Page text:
I’m trying to figure out how to create more conflict in Julius. Where things stand at the moment everything is going well for my Merry Marxists. So I’m fooling around with the idea of having one of the minor characters, Craig, play a bigger role in the story.
Craig is Corinne’s old high school boyfriend. He is mildly obsessed with her. For him, she is the one that got away. The problem I’m having with this role expansion is how can he stir up some trouble for Corinne and Jake. It took me a couple of days to figure how Craig could create some conflict, and after knocking around a few ideas I decided to have him be the dissenting voice.
For those who’ve been following my trials and tribulations with Julius, you all know that it has a Marxist bent, but I felt the story would be so much better if I ruffled a few feathers within the narrative. So that meant back to the research. Since Corinne is obsessed with early and mid-20th century events that involved the CPUSA, the Spanish Civil War, the Rosenbergs, HUAC and the Hollywood Ten, I thought that it would be best to have Craig equally involved in mid-century conservatism. So after some digging around I came across Russell Kirk’s Canons (which I’ll list momentarily).
Kirk was known for his influence on 20th century American conservatism. From Wikipedia:
His 1953 book, The Conservative Mind, gave shape to the amorphous post-World War II conservative movement. It traced the development of conservative thought in the Anglo-American tradition, giving special importance to the ideas of Edmund Burke. Kirk was also considered the chief proponent of traditionalist conservatism.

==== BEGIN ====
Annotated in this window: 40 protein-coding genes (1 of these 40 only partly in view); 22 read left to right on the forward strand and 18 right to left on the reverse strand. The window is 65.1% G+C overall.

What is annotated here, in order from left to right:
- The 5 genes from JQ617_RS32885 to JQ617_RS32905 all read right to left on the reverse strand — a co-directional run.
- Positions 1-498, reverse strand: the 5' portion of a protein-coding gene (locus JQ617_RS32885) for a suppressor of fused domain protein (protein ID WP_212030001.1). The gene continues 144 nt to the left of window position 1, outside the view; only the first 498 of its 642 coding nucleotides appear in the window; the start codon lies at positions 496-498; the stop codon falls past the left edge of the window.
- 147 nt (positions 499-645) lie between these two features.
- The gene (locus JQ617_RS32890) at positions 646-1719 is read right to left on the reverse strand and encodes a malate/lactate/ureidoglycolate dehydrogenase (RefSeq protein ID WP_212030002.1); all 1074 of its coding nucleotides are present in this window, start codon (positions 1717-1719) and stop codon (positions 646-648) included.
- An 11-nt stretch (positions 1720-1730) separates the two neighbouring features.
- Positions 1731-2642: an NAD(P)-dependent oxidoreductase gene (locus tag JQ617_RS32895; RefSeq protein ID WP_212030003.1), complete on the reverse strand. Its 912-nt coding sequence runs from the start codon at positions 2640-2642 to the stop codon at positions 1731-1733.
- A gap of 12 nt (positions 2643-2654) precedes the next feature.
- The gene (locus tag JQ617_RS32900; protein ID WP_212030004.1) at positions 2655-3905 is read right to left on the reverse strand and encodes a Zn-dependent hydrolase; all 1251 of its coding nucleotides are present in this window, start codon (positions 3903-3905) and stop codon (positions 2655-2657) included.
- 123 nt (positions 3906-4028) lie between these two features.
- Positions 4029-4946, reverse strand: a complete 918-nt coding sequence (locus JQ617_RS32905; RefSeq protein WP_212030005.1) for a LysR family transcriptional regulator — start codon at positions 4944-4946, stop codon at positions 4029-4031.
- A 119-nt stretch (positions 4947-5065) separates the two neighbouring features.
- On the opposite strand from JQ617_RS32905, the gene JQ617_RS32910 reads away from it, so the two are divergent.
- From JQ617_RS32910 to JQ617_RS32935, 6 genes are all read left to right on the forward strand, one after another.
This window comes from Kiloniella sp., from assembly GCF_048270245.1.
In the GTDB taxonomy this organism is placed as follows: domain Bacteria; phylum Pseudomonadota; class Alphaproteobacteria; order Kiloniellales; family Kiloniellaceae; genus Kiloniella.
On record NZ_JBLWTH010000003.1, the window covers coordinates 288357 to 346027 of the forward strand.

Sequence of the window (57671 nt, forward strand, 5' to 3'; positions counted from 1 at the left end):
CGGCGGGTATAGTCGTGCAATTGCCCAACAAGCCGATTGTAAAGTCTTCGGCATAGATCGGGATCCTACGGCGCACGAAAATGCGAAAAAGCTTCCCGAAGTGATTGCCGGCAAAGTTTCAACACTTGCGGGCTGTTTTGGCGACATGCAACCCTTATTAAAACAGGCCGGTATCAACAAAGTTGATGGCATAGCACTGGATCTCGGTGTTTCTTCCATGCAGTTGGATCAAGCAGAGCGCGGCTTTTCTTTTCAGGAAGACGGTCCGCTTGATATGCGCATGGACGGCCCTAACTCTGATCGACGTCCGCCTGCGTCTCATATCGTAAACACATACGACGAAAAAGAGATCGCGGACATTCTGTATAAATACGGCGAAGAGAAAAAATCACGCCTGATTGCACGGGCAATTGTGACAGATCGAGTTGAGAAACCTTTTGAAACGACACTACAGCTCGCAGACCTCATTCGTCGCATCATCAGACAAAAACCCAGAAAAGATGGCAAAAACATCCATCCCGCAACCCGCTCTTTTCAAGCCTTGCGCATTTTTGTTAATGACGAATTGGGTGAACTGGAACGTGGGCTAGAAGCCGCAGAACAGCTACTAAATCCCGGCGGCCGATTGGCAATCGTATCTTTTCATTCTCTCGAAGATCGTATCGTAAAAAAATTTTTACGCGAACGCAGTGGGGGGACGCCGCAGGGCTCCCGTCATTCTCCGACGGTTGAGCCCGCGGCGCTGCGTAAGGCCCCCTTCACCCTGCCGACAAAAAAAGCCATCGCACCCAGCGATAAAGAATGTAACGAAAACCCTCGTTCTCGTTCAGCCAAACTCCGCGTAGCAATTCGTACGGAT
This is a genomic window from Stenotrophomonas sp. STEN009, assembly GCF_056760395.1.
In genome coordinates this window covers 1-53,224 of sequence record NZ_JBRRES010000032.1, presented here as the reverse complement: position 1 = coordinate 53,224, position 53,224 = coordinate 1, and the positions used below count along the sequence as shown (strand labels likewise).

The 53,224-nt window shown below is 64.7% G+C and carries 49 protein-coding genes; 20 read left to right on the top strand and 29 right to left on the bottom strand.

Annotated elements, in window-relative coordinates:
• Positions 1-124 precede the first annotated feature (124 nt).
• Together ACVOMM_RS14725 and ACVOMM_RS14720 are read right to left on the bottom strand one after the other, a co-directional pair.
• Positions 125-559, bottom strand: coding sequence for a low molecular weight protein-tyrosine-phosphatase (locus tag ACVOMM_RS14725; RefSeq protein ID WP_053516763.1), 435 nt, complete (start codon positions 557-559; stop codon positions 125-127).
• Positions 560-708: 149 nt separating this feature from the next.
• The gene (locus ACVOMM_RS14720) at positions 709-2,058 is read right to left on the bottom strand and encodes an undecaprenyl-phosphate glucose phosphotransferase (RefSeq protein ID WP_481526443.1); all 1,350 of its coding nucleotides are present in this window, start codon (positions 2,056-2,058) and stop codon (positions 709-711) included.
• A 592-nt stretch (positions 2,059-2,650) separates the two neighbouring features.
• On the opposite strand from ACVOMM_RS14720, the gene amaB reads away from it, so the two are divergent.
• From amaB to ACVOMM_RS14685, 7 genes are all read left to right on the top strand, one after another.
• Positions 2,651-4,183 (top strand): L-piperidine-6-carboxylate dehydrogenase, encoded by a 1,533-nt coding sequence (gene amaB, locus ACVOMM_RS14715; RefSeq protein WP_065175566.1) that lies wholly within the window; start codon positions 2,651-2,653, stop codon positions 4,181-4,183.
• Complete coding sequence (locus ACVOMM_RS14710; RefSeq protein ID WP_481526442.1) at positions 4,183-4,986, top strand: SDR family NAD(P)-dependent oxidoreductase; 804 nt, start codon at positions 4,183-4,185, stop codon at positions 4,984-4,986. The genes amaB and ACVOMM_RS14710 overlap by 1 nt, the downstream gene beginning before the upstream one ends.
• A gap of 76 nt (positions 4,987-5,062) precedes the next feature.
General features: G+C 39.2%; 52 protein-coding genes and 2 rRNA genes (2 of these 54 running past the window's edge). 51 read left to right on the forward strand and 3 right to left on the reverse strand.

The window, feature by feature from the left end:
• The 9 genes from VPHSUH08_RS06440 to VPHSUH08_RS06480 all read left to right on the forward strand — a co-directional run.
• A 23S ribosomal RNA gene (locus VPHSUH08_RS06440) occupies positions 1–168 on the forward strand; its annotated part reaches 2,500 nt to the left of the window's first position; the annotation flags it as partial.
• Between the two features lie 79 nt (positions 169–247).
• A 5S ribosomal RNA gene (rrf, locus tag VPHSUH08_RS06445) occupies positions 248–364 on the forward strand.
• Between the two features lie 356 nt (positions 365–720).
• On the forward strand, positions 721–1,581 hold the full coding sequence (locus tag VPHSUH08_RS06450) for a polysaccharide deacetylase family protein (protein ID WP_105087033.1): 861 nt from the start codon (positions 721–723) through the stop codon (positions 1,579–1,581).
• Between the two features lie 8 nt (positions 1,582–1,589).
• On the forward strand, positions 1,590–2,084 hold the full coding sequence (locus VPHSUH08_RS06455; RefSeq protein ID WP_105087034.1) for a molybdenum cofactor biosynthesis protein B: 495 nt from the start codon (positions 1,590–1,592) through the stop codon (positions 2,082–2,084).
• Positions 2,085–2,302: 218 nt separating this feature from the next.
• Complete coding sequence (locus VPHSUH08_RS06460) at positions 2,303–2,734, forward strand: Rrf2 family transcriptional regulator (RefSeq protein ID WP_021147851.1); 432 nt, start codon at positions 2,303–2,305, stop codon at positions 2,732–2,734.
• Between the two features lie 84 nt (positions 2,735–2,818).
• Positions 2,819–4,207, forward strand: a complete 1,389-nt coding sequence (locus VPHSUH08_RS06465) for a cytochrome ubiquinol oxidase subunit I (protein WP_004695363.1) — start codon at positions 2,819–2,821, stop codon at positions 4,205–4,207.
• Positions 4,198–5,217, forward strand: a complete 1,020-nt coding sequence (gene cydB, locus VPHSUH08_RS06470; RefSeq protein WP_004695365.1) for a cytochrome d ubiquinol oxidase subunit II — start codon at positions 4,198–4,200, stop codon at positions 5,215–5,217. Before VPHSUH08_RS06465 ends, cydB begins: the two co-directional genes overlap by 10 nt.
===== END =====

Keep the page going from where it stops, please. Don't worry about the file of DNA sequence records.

Kirk developed six “canons” of conservatism they are:
- A belief in a transcendent order, which Kirk described variously as based in tradition, divine revelation, or natural law;
- An affection for the “variety and mystery” of human existence;
- A conviction that society requires orders and classes that emphasize “natural” distinctions;
- A belief that property and freedom are closely linked;
- A faith in custom, convention, and prescription, and
- A recognition that innovation must be tied to existing traditions and customs, which entails a respect for the political value of prudence.
Kirk said that Christianity and Western Civilization are “unimaginable apart from one another” and that “all culture arises out of religion. When religious faith decays, culture must decline, though often seeming to flourish for a space after the religion which has nourished it has sunk into disbelief.”
Apart from what I found online this is as much as I know about Kirk and I went ahead and ordered from Amazon The Conservative Mind from Burke to Eliot. I suspect this will be scary reading. But research is research, and if it helps tighten the story then so be it.
Nonetheless, I think that Craig advocating Kirk’s canons will make him into a fleshier character. And the conflict? Well, just as Julius launches, a snarky little blog will also see the light of day and will be Julius’ major enemy, causing problems for the Merry Marxists.